Connection Web


This activity helps students to generate connections with a concept or a text, and to create a visual representation of these connections.  Making connections helps students to place their learning within a familiar context, and it helps them to engage emotionally with text.


Catherine Ullman-Shade

Learning Strategies 

  • Connecting

Lesson Plan Stages 

  • Investigation

Content Areas 

  • ELA
  • Math
  • Science
  • Social Studies

Learning Strands 

  • Listening
  • Numeracy
  • Reading

Common Core Instructional Shifts 

  • Building Knowledge in the Discipline
  • Staircase of Complexity


  • Identify the text that students will be reading, or the concept that they will be focusing on.
  • Create a model of a connection web.  In the center of the web should be the name of the text, portion of text, or concept.  All around this center term should be words, ideas, and phrases that are connected to this idea.  These connections can be personal, or they can connect to ideas, texts, people, or events in the world.
Activity Steps 
  1. Teacher introduces the idea of connections, and class discusses different types of connections they can make.

    During this introduction you will want to discuss text-to-text, text-to-self, and text-to-world connections.  Discuss the different ways in which ideas can be associated.

  2. Teacher distributes blank webs to students. Students write the name of the text, chapter number, or central idea in the center of the web.

    You should pick a text or concept that is rich and multifaceted, and that is not too far outside student experience, so that they can generate adequate connections.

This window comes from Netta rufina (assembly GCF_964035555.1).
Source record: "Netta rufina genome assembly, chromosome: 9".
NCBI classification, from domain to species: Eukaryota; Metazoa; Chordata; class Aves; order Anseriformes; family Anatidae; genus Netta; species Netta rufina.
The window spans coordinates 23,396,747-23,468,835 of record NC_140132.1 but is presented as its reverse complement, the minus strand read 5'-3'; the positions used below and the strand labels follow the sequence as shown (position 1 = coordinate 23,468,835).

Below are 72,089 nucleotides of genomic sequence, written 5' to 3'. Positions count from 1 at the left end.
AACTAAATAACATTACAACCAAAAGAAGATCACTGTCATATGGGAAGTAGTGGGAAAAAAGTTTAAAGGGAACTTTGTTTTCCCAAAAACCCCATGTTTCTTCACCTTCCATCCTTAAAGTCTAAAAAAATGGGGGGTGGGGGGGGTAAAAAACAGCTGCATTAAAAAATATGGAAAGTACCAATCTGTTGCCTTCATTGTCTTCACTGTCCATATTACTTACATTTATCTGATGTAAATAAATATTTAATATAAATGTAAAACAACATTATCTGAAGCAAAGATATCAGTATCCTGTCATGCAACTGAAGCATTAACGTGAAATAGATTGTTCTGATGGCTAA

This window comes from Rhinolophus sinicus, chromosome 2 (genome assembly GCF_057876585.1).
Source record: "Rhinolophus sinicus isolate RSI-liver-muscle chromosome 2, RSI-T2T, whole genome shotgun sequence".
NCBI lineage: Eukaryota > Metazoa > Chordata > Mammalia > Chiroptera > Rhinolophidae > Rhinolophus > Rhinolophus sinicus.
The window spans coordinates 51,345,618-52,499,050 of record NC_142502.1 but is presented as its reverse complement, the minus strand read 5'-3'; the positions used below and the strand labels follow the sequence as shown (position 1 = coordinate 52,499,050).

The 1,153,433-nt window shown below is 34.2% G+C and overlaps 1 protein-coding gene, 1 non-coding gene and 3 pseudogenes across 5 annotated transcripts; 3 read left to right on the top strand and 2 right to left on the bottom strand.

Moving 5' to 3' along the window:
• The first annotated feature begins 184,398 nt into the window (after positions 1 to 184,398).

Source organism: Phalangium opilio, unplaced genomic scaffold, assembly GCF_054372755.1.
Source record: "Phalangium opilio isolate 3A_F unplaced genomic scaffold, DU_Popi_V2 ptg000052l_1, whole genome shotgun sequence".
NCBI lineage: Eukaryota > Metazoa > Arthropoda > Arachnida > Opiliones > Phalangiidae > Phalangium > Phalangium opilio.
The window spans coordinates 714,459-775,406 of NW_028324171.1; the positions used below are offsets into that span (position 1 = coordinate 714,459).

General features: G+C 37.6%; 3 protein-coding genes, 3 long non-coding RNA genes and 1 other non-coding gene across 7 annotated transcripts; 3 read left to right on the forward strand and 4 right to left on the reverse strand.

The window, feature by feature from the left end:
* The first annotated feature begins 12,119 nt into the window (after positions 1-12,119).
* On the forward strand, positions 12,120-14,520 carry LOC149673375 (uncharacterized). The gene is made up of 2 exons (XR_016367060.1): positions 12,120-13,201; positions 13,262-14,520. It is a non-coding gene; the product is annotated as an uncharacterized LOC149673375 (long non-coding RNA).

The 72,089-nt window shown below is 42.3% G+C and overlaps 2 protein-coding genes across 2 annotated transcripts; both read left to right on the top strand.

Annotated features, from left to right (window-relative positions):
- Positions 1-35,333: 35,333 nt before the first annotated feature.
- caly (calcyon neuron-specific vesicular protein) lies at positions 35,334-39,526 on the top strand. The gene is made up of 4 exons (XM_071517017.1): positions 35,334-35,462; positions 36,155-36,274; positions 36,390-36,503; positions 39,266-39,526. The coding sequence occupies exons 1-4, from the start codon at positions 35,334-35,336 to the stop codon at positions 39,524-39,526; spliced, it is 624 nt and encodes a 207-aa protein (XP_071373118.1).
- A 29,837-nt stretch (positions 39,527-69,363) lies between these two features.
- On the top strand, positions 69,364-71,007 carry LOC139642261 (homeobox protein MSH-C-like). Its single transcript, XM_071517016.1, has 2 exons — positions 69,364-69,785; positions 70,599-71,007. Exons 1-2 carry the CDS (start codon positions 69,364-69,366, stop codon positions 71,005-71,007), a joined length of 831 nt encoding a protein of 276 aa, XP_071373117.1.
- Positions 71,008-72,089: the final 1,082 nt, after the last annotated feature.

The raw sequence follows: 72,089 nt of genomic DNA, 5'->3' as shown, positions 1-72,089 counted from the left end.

3. Working alone or individually, students generate ideas, words, and phrases that connect to this text or idea. They write these around the central term in the web.

    You can guide students with questions such as:

    • “What does this remind you of?” 
    • “When you read this, what does this make you think of?” 
    • “What is this like?”

    Circulate as students are working, sitting with each for several minutes and probing their thinking.

  4. Students get into small groups and share some of their more interesting, novel, or creative connections.

    During this step you can confer with groups to help them to explain their connections.  Encourage them to explain exactly what in the text sparked the connection, and why.

  5. Alone or in groups, in conversation or in writing, students reflect on their learning process.

    Students respond to questions including:

    • How can making connections help you to understand a text?
    • How can making connections help you to care about what you read?
    • When might this strategy be most useful to you?
Downloadable Resources 
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